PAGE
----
The Russians danced the Mazurka as a very powerful dance, keeping true to both the spirit and the technique of the Polish original.  The men danced in a very masculine manner, the women were spirited, and all were bold, strong and fast when they danced it, exactly as in the Polish Mazur.

In 1818 the Englishman Thomas Creevey described a ball given by Count Woronzow, Commander-in-Chief of the Russian troops.  That same year "Hart's First Set of Mazurkas" was published in London.
Then William Cavendish, the sixth Duke of Devonshire, was sent on a mission as English Ambassador to Czar Nicholas' coronation in St. Petersburg.  He fell in love with the "Mazur-ka" which he danced at the Russian balls, and he brought it back to England for his estate balls during the 1820s and 1830s.  This is how England, and later France, came to know the Mazur as "Mazurka", because it was first brought back from Russia, with it's Russianized name, not directly from Poland.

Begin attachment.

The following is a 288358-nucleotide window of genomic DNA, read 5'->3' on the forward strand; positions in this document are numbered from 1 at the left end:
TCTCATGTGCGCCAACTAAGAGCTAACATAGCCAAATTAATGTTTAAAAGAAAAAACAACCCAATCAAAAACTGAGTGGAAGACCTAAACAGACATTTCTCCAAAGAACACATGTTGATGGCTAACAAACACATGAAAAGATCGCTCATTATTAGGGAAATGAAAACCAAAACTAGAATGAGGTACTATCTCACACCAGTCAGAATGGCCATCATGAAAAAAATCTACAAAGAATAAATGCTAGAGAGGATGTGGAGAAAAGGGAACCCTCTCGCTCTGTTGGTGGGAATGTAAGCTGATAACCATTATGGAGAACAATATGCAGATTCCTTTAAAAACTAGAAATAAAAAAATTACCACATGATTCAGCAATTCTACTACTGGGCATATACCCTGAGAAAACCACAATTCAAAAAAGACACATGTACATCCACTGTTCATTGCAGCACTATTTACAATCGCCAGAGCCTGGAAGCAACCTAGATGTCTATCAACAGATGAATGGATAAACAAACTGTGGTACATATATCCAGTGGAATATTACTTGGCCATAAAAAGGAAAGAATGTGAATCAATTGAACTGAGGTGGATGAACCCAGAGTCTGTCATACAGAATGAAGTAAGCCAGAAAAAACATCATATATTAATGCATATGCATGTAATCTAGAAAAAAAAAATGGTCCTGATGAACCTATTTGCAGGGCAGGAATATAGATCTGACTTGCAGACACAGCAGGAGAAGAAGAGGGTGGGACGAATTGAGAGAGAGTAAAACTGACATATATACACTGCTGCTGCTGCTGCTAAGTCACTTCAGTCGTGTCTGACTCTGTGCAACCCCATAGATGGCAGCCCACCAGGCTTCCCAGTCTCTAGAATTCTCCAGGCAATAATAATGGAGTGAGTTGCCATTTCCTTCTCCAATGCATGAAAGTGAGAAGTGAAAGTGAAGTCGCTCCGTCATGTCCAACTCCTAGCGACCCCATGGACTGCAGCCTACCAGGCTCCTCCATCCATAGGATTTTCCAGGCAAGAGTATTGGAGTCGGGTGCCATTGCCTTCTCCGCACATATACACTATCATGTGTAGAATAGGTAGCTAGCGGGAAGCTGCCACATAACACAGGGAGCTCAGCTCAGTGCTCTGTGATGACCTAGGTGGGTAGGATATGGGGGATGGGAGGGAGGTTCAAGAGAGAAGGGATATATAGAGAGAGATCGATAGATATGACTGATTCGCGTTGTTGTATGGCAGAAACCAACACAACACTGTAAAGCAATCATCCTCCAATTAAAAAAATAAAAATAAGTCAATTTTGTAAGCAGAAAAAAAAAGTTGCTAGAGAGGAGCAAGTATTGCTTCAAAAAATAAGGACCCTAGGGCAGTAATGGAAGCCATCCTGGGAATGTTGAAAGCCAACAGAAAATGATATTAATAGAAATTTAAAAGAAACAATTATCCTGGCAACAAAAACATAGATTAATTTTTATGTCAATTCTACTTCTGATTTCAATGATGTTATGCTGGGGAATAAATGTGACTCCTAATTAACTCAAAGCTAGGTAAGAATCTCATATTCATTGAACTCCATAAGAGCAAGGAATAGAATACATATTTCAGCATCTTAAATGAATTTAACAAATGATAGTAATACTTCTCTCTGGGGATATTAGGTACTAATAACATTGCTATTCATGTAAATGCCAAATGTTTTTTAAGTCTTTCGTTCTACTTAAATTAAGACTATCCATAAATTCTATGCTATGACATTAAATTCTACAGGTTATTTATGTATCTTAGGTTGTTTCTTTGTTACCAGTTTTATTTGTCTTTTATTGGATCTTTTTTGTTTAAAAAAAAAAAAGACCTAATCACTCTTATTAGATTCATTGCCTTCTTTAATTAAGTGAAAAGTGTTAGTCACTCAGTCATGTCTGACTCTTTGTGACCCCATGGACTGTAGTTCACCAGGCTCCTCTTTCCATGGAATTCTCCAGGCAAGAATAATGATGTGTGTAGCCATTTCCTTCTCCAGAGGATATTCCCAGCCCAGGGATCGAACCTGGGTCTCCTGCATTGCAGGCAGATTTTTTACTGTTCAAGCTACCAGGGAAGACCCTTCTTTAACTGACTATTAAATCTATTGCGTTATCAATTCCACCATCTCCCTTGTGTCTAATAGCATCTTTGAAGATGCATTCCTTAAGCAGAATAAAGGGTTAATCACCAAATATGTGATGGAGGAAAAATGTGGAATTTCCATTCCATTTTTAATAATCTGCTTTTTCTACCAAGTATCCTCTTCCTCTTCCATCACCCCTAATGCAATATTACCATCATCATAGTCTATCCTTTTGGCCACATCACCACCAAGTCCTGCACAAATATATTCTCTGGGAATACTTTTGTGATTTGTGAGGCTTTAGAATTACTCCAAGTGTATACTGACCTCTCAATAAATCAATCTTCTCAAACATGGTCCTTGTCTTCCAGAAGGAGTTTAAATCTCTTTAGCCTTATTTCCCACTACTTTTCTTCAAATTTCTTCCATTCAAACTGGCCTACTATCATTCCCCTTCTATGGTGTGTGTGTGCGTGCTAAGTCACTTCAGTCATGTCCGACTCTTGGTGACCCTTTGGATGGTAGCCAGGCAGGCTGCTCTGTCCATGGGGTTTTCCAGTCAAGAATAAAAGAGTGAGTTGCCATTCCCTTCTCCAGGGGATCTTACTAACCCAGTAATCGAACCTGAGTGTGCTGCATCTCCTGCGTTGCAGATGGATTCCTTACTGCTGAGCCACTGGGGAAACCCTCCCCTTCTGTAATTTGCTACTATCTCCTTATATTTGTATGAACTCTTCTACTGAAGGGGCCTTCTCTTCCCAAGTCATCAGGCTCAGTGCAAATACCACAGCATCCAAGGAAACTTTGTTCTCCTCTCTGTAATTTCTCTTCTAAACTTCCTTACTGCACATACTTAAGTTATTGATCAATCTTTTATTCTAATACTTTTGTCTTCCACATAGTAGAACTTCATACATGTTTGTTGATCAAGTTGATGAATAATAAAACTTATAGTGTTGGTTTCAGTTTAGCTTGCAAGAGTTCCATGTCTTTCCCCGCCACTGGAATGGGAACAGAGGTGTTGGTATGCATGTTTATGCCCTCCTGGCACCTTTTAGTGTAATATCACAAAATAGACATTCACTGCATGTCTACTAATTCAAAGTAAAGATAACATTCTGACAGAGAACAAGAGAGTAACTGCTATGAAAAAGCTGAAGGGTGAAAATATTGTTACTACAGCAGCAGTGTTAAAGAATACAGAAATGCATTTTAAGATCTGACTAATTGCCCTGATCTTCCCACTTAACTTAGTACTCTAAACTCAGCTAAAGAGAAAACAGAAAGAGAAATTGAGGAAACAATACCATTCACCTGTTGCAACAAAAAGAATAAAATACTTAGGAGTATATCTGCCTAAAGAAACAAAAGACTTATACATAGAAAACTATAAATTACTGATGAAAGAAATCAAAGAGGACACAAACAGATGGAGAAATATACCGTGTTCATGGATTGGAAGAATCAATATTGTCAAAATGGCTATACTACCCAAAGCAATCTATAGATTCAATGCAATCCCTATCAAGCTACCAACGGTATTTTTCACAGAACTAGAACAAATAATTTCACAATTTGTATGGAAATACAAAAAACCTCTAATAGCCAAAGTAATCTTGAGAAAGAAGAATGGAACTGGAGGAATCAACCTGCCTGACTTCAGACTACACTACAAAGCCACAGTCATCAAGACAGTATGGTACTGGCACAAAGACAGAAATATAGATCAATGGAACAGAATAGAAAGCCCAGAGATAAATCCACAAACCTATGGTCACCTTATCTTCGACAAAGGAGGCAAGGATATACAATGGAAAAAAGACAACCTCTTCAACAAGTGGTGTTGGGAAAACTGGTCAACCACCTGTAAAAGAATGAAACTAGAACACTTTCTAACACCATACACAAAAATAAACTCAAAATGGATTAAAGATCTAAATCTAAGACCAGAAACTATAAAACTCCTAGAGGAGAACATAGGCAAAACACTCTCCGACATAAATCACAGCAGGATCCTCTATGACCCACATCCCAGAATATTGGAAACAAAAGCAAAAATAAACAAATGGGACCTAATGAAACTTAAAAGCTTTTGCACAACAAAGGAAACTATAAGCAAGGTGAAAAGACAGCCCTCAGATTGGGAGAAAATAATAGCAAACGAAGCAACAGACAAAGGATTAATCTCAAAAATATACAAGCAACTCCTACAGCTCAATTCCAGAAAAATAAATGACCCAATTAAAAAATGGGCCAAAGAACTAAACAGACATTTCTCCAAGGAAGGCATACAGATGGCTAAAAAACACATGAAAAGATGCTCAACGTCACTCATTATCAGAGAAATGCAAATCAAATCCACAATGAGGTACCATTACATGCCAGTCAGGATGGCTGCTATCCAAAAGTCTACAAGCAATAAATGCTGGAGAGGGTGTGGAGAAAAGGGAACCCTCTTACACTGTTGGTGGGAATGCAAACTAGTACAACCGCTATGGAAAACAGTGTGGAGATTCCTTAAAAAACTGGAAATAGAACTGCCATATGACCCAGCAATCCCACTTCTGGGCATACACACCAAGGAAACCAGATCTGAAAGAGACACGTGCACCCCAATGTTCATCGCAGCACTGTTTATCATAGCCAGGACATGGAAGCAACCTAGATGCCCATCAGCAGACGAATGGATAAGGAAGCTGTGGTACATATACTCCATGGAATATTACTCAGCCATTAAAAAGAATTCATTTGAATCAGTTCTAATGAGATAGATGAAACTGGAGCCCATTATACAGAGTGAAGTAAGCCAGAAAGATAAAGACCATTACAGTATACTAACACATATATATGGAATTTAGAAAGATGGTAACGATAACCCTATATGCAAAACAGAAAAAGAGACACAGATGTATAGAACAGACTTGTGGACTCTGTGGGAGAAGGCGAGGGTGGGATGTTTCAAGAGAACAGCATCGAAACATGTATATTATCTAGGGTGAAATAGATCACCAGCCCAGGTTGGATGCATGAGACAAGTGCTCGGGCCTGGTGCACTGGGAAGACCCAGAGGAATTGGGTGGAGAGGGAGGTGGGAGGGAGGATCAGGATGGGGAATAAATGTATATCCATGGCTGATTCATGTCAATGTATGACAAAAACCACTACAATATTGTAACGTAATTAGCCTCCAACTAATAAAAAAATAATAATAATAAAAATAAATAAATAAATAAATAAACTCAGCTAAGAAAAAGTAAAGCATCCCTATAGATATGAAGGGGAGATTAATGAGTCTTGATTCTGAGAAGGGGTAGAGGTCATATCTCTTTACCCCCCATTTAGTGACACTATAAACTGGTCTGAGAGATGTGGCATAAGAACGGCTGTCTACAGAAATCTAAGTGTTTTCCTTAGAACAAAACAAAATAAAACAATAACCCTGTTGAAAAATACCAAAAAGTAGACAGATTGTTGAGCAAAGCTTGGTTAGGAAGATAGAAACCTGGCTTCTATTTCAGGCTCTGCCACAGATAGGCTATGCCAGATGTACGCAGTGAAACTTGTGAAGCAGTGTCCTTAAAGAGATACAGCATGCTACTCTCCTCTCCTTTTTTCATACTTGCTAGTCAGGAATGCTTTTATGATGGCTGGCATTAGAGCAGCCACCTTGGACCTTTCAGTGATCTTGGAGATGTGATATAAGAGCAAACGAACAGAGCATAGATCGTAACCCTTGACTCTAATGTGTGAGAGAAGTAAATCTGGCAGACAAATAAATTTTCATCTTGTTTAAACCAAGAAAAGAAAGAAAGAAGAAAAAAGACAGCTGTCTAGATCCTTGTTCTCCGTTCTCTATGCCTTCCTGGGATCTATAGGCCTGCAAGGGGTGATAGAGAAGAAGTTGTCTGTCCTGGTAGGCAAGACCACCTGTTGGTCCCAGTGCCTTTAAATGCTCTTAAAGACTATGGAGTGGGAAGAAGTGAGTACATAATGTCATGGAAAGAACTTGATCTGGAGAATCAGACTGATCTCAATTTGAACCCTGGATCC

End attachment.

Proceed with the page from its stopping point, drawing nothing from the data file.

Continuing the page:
In 1844 the Polkamania craze swept western Europe and America.  Young people fell madly in love with couple dancing, and wanted more partnered dances to do, for variety and for fun.  After embracing the Bohemian Polka and German waltz, dancers revived the French Galop from the 1830s, imported Der Schottische from Germany (not Scotland), the Scotch Reel (yes, from Scotland) and as the ultimate challenge and terpsichorean thrill, the Polish Mazur, which they were now calling Mazurka.